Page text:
So to get this 'workaround' crust, you need to replace two things: bubbles, and dough developed flavour. For a great crust, you need a relaxed dough to spring nicely in the oven. A Neapolitan dough is usually kneaded to a strong dough, then left to relax for a few days to get the nice oven spring.

To short-cut this process, they provide a dough strengthener, Cysteine and a dough re-laxer (enzymes). Then they rely solely on the oven spring for the crust not the yeast.

  • by using the the Cysteine (l- usually means artificially produced) they make the dough stronger allowing to capture and hold the steam and water vapour caused by heating the dough to get 'lift'. Cysteine is an amino acid also used in baking for flavour development and dough conditioning. helps on both fronts.

  • The Ascorbic Acid is a form of Vitamin-C which is sometimes used as a preservative and to shift the pH level. It may also be there to replicate a sour-ish taste you get from natural yeast (sour dough). Given that this fast dough may not have a great taste on its own.

  • The sorbitan monostearate is an emulsifier in this case to keep the yeast intact. You almost always see in the jars of yeast at the stores.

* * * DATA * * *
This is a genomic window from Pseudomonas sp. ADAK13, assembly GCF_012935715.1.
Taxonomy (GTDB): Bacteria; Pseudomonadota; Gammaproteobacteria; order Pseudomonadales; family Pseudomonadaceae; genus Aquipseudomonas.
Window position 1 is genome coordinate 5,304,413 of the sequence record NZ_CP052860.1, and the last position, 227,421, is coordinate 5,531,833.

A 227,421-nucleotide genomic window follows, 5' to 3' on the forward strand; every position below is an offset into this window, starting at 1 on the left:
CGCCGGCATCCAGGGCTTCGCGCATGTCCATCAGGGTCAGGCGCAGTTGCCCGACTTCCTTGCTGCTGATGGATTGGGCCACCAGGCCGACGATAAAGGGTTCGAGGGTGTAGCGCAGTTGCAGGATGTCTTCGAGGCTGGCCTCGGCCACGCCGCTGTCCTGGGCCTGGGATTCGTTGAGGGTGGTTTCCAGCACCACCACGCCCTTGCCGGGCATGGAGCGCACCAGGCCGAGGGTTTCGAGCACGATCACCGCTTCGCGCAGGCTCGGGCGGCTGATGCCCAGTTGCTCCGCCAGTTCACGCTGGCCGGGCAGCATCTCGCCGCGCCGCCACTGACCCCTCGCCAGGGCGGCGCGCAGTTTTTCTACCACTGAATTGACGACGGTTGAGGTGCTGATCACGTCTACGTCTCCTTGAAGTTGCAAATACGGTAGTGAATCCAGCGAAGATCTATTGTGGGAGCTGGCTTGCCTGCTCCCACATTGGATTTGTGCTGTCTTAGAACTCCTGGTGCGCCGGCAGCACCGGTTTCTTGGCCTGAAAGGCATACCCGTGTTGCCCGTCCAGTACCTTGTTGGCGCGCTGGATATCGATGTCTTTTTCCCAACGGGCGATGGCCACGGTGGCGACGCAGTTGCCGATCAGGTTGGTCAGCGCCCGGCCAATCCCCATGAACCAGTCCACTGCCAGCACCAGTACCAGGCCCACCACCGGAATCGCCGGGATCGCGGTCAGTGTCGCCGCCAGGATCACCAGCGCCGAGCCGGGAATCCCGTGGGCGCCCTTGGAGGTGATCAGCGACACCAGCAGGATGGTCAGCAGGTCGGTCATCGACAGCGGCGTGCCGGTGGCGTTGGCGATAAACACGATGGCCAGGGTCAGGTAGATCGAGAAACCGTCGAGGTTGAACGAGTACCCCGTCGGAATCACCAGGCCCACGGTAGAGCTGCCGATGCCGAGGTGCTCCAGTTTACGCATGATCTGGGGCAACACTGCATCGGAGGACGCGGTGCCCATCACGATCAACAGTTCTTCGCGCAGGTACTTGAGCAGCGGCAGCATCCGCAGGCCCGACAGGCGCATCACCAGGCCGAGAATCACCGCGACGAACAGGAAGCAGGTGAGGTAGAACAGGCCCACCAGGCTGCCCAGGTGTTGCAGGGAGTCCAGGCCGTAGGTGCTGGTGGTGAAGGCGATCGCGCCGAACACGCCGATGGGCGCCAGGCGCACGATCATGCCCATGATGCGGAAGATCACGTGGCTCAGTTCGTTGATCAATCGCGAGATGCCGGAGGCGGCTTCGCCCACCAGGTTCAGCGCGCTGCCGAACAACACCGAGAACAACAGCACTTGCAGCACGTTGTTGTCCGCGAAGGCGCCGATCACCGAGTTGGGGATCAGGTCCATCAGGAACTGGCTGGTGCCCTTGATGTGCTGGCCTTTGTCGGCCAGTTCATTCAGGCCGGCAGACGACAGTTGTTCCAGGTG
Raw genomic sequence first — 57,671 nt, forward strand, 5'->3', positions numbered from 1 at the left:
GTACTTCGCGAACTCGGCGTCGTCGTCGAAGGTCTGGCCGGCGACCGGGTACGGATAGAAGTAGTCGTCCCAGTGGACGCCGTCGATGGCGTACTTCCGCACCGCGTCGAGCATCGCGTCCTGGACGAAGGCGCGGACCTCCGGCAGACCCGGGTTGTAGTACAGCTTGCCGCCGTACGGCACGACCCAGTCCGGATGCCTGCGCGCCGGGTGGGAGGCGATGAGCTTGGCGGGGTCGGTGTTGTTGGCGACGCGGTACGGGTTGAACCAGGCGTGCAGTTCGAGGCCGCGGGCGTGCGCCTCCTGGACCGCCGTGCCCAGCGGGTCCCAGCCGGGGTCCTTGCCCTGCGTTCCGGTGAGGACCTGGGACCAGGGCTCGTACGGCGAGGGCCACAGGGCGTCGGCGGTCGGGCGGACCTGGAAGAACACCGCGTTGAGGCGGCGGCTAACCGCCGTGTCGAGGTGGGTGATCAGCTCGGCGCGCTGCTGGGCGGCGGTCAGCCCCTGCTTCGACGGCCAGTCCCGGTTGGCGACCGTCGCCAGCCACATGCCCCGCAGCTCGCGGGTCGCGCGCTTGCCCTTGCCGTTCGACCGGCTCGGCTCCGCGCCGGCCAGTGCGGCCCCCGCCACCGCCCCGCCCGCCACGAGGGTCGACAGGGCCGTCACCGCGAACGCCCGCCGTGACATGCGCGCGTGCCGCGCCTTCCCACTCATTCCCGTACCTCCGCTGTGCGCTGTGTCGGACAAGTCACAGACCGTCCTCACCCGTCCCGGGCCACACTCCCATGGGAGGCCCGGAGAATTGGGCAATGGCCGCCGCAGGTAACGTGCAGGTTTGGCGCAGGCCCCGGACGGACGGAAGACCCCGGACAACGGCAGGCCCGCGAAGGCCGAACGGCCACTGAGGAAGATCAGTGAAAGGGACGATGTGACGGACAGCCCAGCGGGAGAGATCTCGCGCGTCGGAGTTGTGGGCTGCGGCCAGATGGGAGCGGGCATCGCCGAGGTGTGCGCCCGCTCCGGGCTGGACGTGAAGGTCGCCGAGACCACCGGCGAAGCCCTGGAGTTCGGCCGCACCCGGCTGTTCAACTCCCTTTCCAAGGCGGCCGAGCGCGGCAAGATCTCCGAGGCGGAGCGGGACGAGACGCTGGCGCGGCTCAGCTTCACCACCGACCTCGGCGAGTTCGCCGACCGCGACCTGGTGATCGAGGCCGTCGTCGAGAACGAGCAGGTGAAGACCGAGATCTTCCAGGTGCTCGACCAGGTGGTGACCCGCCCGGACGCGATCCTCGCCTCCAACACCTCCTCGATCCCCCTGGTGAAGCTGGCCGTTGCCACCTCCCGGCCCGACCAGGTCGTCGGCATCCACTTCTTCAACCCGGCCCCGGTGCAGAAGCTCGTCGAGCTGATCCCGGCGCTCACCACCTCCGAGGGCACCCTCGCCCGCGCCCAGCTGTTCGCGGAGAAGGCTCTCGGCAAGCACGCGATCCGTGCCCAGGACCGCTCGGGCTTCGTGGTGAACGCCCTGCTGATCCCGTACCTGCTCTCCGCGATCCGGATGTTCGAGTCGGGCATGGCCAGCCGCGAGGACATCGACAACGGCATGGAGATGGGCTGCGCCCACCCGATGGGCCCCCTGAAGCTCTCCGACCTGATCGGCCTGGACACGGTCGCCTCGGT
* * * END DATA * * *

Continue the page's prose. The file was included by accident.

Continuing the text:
• The enzymes are again there to help with the conditioning of the dough. To make it relaxed and help with the flavour.

Can you use it for baking a bread loaf? Not really. The weight of the dough will prove too much for lift using this method. However, if you let your dough rise properly, it's possible you get a nice looking bread thanks to help from Cysteine. I'd use a bread pan since the dough re-laxer is likely to make the loaf sprawl.

  • You say the cysteine makes the dough stronger, while SAJ14SAJ says it reversibly breaks down gluten, which sounds like temporary weakening.
    – Cascabel
    Commented Mar 23, 2013 at 12:07
  • @Cascabel it is possible that the FDA has it wrong. See section C.
    – MandoMando
    Commented Mar 23, 2013 at 14:09
  • the l-cysteine breaks down gluten bonds which allows it to develop faster. It also tends to make the dough more relaxed.
    – SourDoh
    Commented Sep 13, 2013 at 22:18
  • also, the L indicates the orientation of the molecule. Most naturally occurring cysteine is L.
    – SourDoh
    Commented Sep 13, 2013 at 22:33